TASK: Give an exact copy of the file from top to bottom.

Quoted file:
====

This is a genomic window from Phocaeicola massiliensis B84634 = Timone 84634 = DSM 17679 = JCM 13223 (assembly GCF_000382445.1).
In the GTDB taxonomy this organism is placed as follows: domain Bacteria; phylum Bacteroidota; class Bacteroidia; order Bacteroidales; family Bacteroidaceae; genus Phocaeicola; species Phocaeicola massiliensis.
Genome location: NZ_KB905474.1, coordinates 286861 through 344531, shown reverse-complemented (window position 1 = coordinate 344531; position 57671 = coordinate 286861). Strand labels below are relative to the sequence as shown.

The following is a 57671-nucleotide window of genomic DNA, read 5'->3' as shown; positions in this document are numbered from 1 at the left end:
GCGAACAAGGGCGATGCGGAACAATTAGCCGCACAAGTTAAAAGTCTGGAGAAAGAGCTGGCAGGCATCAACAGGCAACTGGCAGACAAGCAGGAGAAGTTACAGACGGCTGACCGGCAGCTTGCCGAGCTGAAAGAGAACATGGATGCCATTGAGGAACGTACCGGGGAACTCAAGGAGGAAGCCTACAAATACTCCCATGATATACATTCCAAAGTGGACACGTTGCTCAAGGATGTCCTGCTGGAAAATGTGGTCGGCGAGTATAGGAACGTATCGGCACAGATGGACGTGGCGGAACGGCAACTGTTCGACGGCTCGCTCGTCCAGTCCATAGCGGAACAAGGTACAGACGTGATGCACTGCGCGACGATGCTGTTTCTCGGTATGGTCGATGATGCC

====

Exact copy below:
This is a genomic window from Phocaeicola massiliensis B84634 = Timone 84634 = DSM 17679 = JCM 13223 (assembly GCF_000382445.1).
In the GTDB taxonomy this organism is placed as follows: domain Bacteria; phylum Bacteroidota; class Bacteroidia; order Bacteroidales; family Bacteroidaceae; genus Phocaeicola; species Phocaeicola massiliensis.
Genome location: NZ_KB905474.1, coordinates 286861 through 344531, shown reverse-complemented (window position 1 = coordinate 344531; position 57671 = coordinate 286861). Strand labels below are relative to the sequence as shown.

The following is a 57671-nucleotide window of genomic DNA, read 5'->3' as shown; positions in this document are numbered from 1 at the left end:
GCGAACAAGGGCGATGCGGAACAATTAGCCGCACAAGTTAAAAGTCTGGAGAAAGAGCTGGCAGGCATCAACAGGCAACTGGCAGACAAGCAGGAGAAGTTACAGACGGCTGACCGGCAGCTTGCCGAGCTGAAAGAGAACATGGATGCCATTGAGGAACGTACCGGGGAACTCAAGGAGGAAGCCTACAAATACTCCCATGATATACATTCCAAAGTGGACACGTTGCTCAAGGATGTCCTGCTGGAAAATGTGGTCGGCGAGTATAGGAACGTATCGGCACAGATGGACGTGGCGGAACGGCAACTGTTCGACGGCTCGCTCGTCCAGTCCATAGCGGAACAAGGTACAGACGTGATGCACTGCGCGACGATGCTGTTTCTCGGTATGGTCGATGATGCC